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What's the history of levees in New Orleans? 

Blake Pontchartrain: The New Orleans N.O. It All

click to enlarge A plaque at the intersection of Mirabeau Avenue and Warrington Drive commemorates the London Avenue Canal breach. To the right are boarded-up houses along the levee that remain vacant.

A plaque at the intersection of Mirabeau Avenue and Warrington Drive commemorates the London Avenue Canal breach. To the right are boarded-up houses along the levee that remain vacant.

Hey Blake,

What's the history of levees in New Orleans?

Dear Reader,

  In the early 1700s, French settlers tried to control the Mississippi River by reinforcing natural levees that were created from deposited sediment. When a resident received a land grant along the river, that person was obligated to maintain his or her portion of the levee. These manmade levees often weren't effective when heavy flooding occurred.

  A levee breach in 1859 flooded thousands of homes, which prompted Congress to enact legislation for building levees, draining lowlands and reclaiming swamplands in Orleans and Jefferson parishes. The levee system was damaged during the Civil War and the State Board of Levee Commissioners planned to pay for repairs, but the project wasn't completed. Congress created the Mississippi River Commission (MRC) in 1879 to replace the state board and, with help from the U.S. Army Corps of Engineers (ACE), combat flooding by building more levees. The groups believed the water contained within the levees would scour the bottom of the river, making it deeper. The first federal legislation to authorize levees for flood protection was the Flood Control Act of 1917. During the flood of 1927, local leaders decided to save New Orleans from additional flooding by blowing up parts of the Caernarvon levee in St. Bernard Parish, an action that prompted the Flood Control Act of 1928, which gave the ACE authority to design and build flood control projects along the Mississippi River.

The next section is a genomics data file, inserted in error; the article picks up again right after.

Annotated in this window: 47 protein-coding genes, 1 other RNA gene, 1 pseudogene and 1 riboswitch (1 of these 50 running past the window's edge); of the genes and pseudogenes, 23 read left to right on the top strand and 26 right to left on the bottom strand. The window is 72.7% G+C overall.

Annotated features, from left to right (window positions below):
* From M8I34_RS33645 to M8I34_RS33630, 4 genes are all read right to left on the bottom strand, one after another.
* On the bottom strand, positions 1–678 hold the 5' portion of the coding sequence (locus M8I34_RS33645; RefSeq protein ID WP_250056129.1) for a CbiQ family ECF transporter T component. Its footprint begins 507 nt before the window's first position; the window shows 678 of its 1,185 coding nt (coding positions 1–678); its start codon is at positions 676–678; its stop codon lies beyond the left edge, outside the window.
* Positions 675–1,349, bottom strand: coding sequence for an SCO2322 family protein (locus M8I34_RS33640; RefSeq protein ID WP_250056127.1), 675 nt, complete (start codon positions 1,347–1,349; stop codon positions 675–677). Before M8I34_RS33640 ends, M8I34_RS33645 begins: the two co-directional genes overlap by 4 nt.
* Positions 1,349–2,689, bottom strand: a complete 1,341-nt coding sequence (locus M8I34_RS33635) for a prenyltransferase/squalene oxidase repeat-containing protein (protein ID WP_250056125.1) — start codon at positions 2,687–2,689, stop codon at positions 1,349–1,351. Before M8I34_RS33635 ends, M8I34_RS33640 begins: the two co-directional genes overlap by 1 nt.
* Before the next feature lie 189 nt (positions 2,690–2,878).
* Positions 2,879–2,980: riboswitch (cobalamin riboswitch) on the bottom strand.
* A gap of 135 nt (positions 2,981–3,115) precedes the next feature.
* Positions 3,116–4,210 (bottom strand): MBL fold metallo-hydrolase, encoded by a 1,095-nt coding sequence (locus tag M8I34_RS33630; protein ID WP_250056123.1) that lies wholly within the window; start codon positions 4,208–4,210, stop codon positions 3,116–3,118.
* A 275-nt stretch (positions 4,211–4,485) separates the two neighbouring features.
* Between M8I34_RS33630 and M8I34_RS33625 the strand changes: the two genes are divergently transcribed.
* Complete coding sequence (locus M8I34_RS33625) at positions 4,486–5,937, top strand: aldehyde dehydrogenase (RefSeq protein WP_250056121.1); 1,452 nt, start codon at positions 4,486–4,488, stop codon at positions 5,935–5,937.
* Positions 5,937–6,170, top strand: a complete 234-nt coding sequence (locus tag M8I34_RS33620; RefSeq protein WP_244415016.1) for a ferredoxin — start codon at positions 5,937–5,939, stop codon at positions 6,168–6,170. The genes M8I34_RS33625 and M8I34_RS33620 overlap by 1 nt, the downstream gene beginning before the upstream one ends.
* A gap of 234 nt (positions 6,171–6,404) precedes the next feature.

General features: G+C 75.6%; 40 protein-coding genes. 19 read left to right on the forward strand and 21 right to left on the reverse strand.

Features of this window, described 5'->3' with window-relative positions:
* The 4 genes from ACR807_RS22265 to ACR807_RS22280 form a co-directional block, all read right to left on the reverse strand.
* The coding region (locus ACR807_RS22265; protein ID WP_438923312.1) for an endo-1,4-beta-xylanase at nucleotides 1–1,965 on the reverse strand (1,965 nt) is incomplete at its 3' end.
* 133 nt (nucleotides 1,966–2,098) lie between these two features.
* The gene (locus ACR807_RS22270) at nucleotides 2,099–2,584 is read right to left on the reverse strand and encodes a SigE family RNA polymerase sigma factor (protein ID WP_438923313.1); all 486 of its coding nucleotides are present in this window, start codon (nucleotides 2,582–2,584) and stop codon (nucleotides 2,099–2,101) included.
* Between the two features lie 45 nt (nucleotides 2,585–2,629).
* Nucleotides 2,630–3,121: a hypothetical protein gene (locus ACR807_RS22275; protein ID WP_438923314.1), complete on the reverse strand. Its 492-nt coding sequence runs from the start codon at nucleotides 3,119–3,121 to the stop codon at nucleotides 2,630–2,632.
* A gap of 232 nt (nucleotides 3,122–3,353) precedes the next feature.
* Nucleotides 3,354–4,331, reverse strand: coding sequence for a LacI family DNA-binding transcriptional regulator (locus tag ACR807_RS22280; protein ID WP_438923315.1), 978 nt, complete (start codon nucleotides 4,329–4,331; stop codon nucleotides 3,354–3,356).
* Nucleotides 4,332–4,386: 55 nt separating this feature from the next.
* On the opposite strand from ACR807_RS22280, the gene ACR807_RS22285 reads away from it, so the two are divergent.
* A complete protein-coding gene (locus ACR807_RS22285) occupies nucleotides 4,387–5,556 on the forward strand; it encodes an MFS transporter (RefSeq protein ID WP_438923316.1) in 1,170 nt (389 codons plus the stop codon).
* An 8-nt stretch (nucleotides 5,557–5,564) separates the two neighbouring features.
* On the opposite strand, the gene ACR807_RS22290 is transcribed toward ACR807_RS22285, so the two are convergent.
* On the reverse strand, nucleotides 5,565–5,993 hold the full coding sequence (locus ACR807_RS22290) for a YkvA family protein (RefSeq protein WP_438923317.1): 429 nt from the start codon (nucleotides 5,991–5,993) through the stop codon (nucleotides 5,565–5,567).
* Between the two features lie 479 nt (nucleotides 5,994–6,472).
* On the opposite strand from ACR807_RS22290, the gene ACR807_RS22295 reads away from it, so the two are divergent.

After Hurricane Betsy, Congress passed the Flood Control Act of 1965, authorizing the Lake Pontchartrain and Vicinity Hurricane Protection Project. That resulted in construction of surge barriers along Lake Pontchartrain. In the 1980s, ACE oversaw construction of taller levees to replace surge barriers.

  The levee breaches that followed Hurricane Katrina were on manmade canals and floodwalls built by ACE.

  New Orleans now has a $14.5 billion Hurricane and Storm Damage Risk Reduction System, which is monitored by engineers and civic activists. This system includes higher and stronger levees, improved floodwalls, floodgates at the mouths of canals and upgraded pumps.

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